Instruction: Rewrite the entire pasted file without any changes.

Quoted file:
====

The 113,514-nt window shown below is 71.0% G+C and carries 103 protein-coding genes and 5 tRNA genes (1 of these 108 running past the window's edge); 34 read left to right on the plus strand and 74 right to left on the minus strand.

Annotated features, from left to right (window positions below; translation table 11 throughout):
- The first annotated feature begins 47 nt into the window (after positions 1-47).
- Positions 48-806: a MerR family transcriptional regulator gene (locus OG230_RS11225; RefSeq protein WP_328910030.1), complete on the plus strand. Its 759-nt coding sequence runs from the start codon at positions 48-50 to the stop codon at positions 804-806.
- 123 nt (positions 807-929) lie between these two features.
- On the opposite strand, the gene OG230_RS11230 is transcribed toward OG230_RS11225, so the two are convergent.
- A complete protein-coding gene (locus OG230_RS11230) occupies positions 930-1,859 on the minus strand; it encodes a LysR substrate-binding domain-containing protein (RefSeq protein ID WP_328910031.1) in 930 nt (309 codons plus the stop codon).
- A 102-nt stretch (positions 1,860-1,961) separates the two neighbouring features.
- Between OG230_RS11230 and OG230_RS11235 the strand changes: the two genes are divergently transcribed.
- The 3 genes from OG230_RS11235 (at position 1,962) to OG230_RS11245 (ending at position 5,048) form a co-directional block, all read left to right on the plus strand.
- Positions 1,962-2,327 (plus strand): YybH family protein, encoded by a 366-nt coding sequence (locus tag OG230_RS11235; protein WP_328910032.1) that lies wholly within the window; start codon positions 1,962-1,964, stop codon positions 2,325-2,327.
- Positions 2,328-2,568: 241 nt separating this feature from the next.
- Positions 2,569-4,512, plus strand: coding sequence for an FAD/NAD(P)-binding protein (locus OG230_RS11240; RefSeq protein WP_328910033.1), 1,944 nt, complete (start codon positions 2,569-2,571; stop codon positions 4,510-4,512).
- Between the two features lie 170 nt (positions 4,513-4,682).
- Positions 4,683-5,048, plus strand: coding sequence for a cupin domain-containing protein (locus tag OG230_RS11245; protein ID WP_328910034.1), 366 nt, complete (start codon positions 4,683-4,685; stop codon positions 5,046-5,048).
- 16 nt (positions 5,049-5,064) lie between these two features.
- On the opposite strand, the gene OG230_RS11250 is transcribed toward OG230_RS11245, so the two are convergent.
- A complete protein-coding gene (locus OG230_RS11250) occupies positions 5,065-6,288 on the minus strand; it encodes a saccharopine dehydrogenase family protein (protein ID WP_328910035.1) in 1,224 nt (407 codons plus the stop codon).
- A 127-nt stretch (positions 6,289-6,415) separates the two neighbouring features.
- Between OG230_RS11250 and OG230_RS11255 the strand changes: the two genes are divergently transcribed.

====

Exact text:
The 113,514-nt window shown below is 71.0% G+C and carries 103 protein-coding genes and 5 tRNA genes (1 of these 108 running past the window's edge); 34 read left to right on the plus strand and 74 right to left on the minus strand.

Annotated features, from left to right (window positions below; translation table 11 throughout):
- The first annotated feature begins 47 nt into the window (after positions 1-47).
- Positions 48-806: a MerR family transcriptional regulator gene (locus OG230_RS11225; RefSeq protein WP_328910030.1), complete on the plus strand. Its 759-nt coding sequence runs from the start codon at positions 48-50 to the stop codon at positions 804-806.
- 123 nt (positions 807-929) lie between these two features.
- On the opposite strand, the gene OG230_RS11230 is transcribed toward OG230_RS11225, so the two are convergent.
- A complete protein-coding gene (locus OG230_RS11230) occupies positions 930-1,859 on the minus strand; it encodes a LysR substrate-binding domain-containing protein (RefSeq protein ID WP_328910031.1) in 930 nt (309 codons plus the stop codon).
- A 102-nt stretch (positions 1,860-1,961) separates the two neighbouring features.
- Between OG230_RS11230 and OG230_RS11235 the strand changes: the two genes are divergently transcribed.
- The 3 genes from OG230_RS11235 (at position 1,962) to OG230_RS11245 (ending at position 5,048) form a co-directional block, all read left to right on the plus strand.
- Positions 1,962-2,327 (plus strand): YybH family protein, encoded by a 366-nt coding sequence (locus tag OG230_RS11235; protein WP_328910032.1) that lies wholly within the window; start codon positions 1,962-1,964, stop codon positions 2,325-2,327.
- Positions 2,328-2,568: 241 nt separating this feature from the next.
- Positions 2,569-4,512, plus strand: coding sequence for an FAD/NAD(P)-binding protein (locus OG230_RS11240; RefSeq protein WP_328910033.1), 1,944 nt, complete (start codon positions 2,569-2,571; stop codon positions 4,510-4,512).
- Between the two features lie 170 nt (positions 4,513-4,682).
- Positions 4,683-5,048, plus strand: coding sequence for a cupin domain-containing protein (locus tag OG230_RS11245; protein ID WP_328910034.1), 366 nt, complete (start codon positions 4,683-4,685; stop codon positions 5,046-5,048).
- 16 nt (positions 5,049-5,064) lie between these two features.
- On the opposite strand, the gene OG230_RS11250 is transcribed toward OG230_RS11245, so the two are convergent.
- A complete protein-coding gene (locus OG230_RS11250) occupies positions 5,065-6,288 on the minus strand; it encodes a saccharopine dehydrogenase family protein (protein ID WP_328910035.1) in 1,224 nt (407 codons plus the stop codon).
- A 127-nt stretch (positions 6,289-6,415) separates the two neighbouring features.
- Between OG230_RS11250 and OG230_RS11255 the strand changes: the two genes are divergently transcribed.